personal and family settings as it is in business. motivational needs. for a given role. with feedback and information sharing to follow. The insights provided by this study can therefore be employed. many business schools and other organizations devoted to entrepreneurship invite aspiring entrepreneurs to pitch their business plans in front of audiences of students. 1998) to measure and describe personality. by the end of the a person’s formative years character is fixed and does not change in the vast majority of people thereafter. to aid technology transfer initiatives. Because skills can be continually learned. One of the appealing notions of exploring these and other cognitive strategies employed by successful entrepreneurs is that they are likely learnable skills that education. for a given role. to evaluate and assist entrepreneurial performance. Additionally. Character verses Skills Entrepreneurial performance. indeed any Individual’s performance in a given role. The 2006 study found that 65% of participants in the study shared a common personality profile. and optimistic terms than others would. and 85% shared common perceptions of behavioral demands required for performance. as a framework for entrepreneurial audits and organizational development. evidence indicates that small start-up firms that take advantage of resources such as mentoring. social. training and practice can improve upon. 1963. however. and investors. will never have the potential to be a consistent top-performer. successful entrepreneurs may have a unique ability to see opportunities that other people fail to recognize. 1992. but character is fixed and stable (Nettle. For example. 1955. enthusiastic. and perceptions of the demands of the environment.indicator (Predictive Index. to create enterprise development initiatives. In addition to the importance of personality. a prerequisite to top-performance in any role is getting the character-fit right. faculty. and to make more informed venture capital investment decisions. This is just as valid for roles in sport. The key point being that while character is a function of genetics and life experiences. future research. policy and practice. Or they may judge ambiguous business conditions in more positive. counseling and other small business development assistance display a better survival and growth rate than do comparable firms. but also have important implications for theory. On the other hand. are the same personal qualities and characteristics 5 . to foster organizational innovation. 1974. because skills are learned. will have the potential to be a consistent top-performer. An individual therefore with an ideal skills-fit but a suboptimal character-fit. 1989. For example. is largely a function of character and skills. One research area that is still somewhat unexplored is the connection between personality characteristics and success at various stages of the entrepreneurship process or different types of entrepreneurship. for example: to aid individual entrepreneurial career decisions. an individual with an ideal character-fit but a suboptimal skills-fit. developed and honed. drives. early research has indicated that successful entrepreneurs often seem to think a bit differently from the rest of us. fellow entrepreneurs. 2006). as a tool for entrepreneurial coaching and education. The findings of this study not only represent major progress in this area of entrepreneurship research. to assist the development of entrepreneurial partnerships and teams. because character is fixed. For example. viewing the world and the potential risks in it through a different lens. political.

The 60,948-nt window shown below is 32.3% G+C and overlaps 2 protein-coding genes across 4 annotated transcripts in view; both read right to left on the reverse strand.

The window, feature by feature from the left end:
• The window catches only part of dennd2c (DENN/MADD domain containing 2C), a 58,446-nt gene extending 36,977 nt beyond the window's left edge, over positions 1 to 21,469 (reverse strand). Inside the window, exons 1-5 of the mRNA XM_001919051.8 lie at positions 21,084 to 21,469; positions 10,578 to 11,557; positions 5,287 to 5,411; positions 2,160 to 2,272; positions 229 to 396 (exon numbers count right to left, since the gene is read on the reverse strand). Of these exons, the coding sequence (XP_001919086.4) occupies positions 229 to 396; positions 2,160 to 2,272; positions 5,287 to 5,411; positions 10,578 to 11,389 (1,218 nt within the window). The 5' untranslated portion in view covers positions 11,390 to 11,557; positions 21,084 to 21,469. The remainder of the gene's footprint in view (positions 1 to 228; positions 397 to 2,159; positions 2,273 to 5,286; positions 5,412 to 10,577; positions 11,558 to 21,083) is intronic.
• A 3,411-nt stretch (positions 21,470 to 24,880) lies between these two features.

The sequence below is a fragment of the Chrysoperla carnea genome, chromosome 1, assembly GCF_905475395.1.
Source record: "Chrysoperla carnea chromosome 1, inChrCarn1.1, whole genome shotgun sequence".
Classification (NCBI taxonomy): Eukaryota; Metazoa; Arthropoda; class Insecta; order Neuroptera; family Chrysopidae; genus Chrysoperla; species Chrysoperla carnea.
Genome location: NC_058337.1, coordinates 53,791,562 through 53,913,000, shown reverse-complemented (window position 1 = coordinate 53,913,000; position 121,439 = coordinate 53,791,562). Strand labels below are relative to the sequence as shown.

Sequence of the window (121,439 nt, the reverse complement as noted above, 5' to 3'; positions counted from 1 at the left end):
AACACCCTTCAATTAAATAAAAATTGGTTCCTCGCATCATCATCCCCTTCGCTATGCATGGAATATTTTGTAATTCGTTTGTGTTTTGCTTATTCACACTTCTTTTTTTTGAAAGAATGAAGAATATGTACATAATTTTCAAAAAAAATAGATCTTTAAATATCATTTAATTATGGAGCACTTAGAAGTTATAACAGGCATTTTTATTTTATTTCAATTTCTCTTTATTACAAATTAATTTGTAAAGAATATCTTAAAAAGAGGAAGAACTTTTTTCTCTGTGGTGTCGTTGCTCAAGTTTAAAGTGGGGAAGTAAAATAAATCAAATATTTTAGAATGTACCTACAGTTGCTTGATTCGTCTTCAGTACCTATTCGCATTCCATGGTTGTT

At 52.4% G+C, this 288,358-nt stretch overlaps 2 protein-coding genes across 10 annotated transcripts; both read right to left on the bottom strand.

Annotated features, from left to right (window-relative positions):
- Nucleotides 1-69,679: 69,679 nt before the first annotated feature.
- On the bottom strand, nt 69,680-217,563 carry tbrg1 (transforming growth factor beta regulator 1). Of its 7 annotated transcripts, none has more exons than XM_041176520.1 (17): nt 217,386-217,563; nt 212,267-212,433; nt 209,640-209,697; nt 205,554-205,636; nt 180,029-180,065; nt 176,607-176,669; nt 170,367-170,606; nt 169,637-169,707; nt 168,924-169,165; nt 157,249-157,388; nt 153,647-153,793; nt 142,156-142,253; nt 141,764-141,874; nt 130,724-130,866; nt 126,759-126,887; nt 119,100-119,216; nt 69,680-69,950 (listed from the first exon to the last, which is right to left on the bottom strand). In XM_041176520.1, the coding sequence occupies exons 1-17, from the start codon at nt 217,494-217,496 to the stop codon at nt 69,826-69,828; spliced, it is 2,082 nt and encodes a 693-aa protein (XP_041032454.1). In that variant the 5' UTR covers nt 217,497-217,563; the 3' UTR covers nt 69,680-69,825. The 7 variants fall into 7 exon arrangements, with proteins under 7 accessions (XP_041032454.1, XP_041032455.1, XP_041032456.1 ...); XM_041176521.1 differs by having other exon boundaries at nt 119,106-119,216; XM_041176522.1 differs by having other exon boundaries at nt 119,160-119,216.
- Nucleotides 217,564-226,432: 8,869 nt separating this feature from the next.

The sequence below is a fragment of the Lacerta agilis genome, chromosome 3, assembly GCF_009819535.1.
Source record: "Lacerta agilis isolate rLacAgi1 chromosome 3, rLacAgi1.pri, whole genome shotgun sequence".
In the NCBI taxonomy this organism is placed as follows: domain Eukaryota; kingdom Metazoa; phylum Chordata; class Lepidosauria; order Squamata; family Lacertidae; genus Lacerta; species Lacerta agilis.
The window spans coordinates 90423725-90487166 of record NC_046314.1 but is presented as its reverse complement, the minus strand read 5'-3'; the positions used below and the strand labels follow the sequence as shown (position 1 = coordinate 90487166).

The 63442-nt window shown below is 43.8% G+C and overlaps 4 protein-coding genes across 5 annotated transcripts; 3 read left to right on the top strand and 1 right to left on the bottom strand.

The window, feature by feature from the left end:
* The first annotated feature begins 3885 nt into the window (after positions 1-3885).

and then coach and mentor them in a way that  6 . they establish corporate cultures and business practices that support and nourish entrepreneurship throughout the enterprise. creativity and innovation. cultivates new ideas and approaches. But just as importantly. Some blend of critical analytical thinking. creativity. and practical implementation of ideas. confidence and comfort with risk and ambiguity. pharmaceuticals. and clearly signals its importance. However. they actually encourage them. 2007. Don’t succumb to the myth that that some people simply aren’t “wired” to be creative. Innovation and Creativity Good business leaders in the modern organization often possess entrepreneurial traits such as innovation. the companies that not only survive but thrive will be the ones that can consistently find and deliver the “secret sauce” – that special combination of offerings that provide unique and hard-to-replicate value to their customers. perhaps another “type” of intelligence is even more important to the eventual success of an entrepreneurial venture. September. and higher levels of educational attainment typically predict self-employment. For example. uncertainty. this entrepreneurial mindset may be especially important in knowledge-intensive areas such as financial helpful for a solo entrepreneur who is at the very initial point in his or her business as they would be in a more mature or team-based setting? Role of Intelligence Psychology also has a lot to tell us about the role of intelligence in entrepreneurial success. and they find the right balance between protecting existing revenue streams and promoting the concepts that will be critical to future success. biotechnology. (Robert Hisrich. insufficient resources and rapid change. Organizations certainly should make efforts to identify and hire people who have naturally-occurring entrepreneurial traits. the global leadership model for a Fortune 500 retailer includes elements such as “Intellectual Curiosity – sees different possibilities. learns from both wins and losses. Entrepreneurs with higher levels of successful intelligence are likely to be better positioned to navigate the environment that they are in – an environment often characterized by urgency. consulting. Incorporating these elements into a company’s leadership framework gives everyone a common and objective language to discuss entrepreneurship. In today’s global marketplace. What can organizations and the people who lead them do to promote a spirit of entrepreneurship. Entrepreneurship Research and Practice: A Call to Action for Psychology. innovation and creativity?  Incorporate entrepreneurial elements into leadership competency models and profiles. Effective executives not only tolerate mistakes. in which every company’s product and service offerings run the risk of being simply turned into another commodity. Janice Langan-Fox & Sharon Grant. American Psychologist).” A Fortune 500 wholesaling company lists “Display and promote entrepreneurship and innovation” as one of its nine core leadership competencies. and a host of others. and perhaps more so. which psychologists often refer to as “successful intelligence” can also predict important outcomes such as business growth rate. There is some evidence that general mental ability as measured by standardized assessments positively predicts some entrepreneurial outcomes. tinkers and experiments. such as independence. While critical across all industries. is okay with uncertainty and ambiguity” and “Reasonable Risk – takes calculated risks with personal courage and conviction. creativity and risk-taking.